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ESI’s proposal to expand the Lorton Landfill by as much as 25 million tons and extend its operations to 2034 is NOT a green energy plan. The Green Energy Park is a Trojan horse stratagem to hide its landfill expansion and extension.

The facts of this issue speak for themself and they don’t lead to a conclusion that ESI is promoting green energy. ESI’s sole interest is to continue to bury Construction and Demolition Debris (CDD) waste at the site for another 20 years – 55 percent of which comes from out-of-state. For decades to come, this waste will generate hundreds of thousands of tons of methane, a greenhouse gas that is 21 times as potent as CO2 and far outstripping the alleged benefits of their green energy park. Even the Sierra Club national organization opposes landfilling to justify methane recovery projects because they capture only a third of the gas emissions generated.

ESI is not in the energy business and has no interest in the energy business. That fact is evident when examining the “green energy” elements they are promoting. While ESI is touting facets of its green energy plan, the only elements ESI has committed to is the construction of three wind turbines and solar panels placed at what was to be its recycling center across the street from the landfill. And, if ESI so desires, it can buy its way out of providing the three wind turbines, the methane recovery system, and the geothermal system. This is NOT a green energy plan and should not justify such a massive expansion and extension of the Lorton Landfill.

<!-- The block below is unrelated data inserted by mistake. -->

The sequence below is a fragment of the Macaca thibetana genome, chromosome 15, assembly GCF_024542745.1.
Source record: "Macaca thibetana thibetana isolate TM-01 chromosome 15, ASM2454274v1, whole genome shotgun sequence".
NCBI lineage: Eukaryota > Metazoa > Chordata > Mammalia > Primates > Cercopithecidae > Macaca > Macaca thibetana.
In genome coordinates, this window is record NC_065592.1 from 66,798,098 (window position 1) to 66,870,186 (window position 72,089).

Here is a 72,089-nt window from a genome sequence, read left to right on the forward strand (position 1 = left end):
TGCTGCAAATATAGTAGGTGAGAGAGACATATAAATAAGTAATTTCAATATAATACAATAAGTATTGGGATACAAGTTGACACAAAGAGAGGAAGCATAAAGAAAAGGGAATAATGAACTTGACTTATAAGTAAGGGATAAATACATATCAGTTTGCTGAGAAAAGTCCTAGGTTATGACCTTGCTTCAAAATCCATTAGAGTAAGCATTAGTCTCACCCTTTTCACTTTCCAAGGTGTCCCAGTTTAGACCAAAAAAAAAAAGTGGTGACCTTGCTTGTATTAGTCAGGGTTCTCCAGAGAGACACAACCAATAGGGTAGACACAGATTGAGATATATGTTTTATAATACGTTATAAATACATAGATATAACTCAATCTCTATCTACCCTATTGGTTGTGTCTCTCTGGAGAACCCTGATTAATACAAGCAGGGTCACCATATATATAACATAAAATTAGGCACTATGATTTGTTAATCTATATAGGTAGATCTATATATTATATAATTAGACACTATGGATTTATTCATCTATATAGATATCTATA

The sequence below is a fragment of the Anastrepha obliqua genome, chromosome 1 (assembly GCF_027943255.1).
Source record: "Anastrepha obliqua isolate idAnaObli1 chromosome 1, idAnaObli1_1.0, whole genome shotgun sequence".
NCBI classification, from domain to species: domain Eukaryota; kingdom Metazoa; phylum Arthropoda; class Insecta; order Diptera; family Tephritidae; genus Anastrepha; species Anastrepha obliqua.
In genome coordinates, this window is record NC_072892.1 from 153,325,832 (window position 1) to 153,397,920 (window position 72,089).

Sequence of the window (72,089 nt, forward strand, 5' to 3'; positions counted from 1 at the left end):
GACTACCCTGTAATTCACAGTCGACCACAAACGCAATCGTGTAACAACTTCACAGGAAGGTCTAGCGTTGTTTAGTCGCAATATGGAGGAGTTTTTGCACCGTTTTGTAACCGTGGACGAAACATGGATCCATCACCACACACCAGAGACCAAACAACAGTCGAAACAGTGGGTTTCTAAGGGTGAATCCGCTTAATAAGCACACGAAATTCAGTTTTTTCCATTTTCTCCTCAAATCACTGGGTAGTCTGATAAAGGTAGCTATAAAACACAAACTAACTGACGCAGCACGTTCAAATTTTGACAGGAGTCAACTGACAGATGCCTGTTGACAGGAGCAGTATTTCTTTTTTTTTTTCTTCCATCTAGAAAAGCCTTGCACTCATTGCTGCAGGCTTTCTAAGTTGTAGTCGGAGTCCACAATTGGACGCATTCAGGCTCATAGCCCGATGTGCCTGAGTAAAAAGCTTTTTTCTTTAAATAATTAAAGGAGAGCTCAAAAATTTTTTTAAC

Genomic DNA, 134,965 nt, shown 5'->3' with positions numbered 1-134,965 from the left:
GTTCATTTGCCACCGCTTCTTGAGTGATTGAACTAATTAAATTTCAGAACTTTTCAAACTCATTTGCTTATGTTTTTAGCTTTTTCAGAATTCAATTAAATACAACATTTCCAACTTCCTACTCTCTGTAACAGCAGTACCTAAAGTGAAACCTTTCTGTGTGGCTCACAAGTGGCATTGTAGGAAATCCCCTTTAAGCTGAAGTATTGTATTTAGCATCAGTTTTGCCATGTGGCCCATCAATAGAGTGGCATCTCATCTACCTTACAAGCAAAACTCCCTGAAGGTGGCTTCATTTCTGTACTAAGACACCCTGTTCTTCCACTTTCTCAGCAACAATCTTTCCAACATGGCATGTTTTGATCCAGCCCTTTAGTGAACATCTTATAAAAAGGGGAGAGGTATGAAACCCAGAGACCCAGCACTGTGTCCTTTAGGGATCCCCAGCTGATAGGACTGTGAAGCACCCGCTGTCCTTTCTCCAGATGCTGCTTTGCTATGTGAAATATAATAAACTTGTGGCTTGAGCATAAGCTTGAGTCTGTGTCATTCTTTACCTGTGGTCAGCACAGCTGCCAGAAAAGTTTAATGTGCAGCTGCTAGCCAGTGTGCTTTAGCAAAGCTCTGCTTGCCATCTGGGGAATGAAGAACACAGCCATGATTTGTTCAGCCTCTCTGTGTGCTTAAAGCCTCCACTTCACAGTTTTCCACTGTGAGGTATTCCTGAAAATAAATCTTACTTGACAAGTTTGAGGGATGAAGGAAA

Today the trend across the country and this region is to recycle CDD materials. Arlington County is promoting and encouraging this through its site plan process and the District of Columbia has enacted CDD recycling mandates. Supervisor Hyland has submitted an initiative to mandate recycling of CDD waste in Fairfax County consistent with LEED design standards. The fact is that more than 85 percent of the material going into the Lorton Landfill could be recycled and thus eliminate methane emissions and vastly reduce CO2 emissions from the production of new metals, plastics and wood products. Construction material recycling facilities are in close proximity and provide a real alternative to burying the material.

Every citizen supports true green energy alternatives in Fairfax County. We could be a leader in this field without expanding a landfill. ESI’s proposal does not even come close to a net green benefit to the environment.

I urge you to contact the Chairman of the Board of Supervisors and your local supervisor to tell them Fairfax County would be better served promoting CDD recycling by adopting policies that encourage it and not the expansion and burying of CDD materials for another 20 years.

Bill Lynch, I-95 Business Parks Management, Lorton